Alain Prost started where McLaren had left off with victory in the opening race of the year in Rio, but the performance over the weekend of Lotus - with Ayrton Senna as a driver - and Ferrari, suggested a much closer fight for the championship was in store.
The season started with two teams missing from the grid. Toleman was without a tyre supplier after angering Pirelli and Goodyear only to find Michelin had withdrawn from F1 - it missed the first three rounds and only returned when the Spirit team folded. The new Zakspeed, meanwhile, was not ready in time for the season opener.
Senna and Elio de Angelis impressed early on but it was Michele Alboreto (Ferrari) and Keke Rosberg (Williams) who took the front row of the grid. As the cars approached the first corner, Alboreto was hit by Nigel Mansell's Williams, both claiming innocence. Mansell managed another eight laps while Alboreto lasted the distance.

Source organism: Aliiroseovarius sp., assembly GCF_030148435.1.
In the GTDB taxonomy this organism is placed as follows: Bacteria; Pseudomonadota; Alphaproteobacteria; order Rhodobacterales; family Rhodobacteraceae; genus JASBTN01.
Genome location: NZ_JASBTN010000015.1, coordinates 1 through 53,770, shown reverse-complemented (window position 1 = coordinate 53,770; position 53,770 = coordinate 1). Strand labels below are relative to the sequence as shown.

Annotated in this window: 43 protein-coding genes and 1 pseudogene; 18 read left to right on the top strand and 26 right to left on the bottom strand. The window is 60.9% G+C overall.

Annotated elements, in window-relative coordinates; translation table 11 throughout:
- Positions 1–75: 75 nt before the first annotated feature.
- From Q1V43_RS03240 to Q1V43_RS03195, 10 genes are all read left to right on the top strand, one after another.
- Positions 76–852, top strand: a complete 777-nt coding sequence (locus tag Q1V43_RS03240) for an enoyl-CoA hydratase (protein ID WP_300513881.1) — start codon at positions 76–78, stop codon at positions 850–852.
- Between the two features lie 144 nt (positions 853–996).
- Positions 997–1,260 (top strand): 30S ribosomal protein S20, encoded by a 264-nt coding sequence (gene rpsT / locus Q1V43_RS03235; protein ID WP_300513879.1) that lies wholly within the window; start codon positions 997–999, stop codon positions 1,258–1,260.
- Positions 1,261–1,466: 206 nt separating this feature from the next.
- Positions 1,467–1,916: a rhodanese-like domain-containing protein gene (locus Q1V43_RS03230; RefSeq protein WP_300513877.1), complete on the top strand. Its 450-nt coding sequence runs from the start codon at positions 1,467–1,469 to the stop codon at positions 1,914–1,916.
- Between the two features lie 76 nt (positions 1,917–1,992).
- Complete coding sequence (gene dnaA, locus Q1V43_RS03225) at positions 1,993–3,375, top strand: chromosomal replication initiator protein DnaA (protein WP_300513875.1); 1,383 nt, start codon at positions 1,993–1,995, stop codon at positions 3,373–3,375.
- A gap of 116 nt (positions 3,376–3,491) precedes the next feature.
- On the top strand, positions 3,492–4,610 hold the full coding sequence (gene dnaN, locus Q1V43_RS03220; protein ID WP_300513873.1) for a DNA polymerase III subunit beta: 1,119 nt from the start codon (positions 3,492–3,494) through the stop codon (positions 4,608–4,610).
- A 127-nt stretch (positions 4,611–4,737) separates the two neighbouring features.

It was apparent that while the Ferraris had straight-line speed they could not keep pace over the full lap. Prost, in front from the 18th lap to the end, led Alboreto almost throughout while defending champion Niki Lauda was third when ignition failure forced him to retire before half distance. The biggest disappointment of the day for the home crowd came when Senna, holding third at the time, had to retire his Lotus 12 laps from the finish.
Although the gap between Prost and Alboreto was only four seconds, the result was not in doubt. Elio de Angelis was more than a lap behind in third while the second Ferrari of Rene Arnoux was fourth.
A little more than a week after the race Ferrari announced it had replaced Arnoux with Stefan Johansson, who had been sidelined by Toleman's troubles. Arnoux had suffered with back problems but there were rumours of a behind-the-scenes row with the team's 88-year-old boss as well as issues between the driver and the mechanics.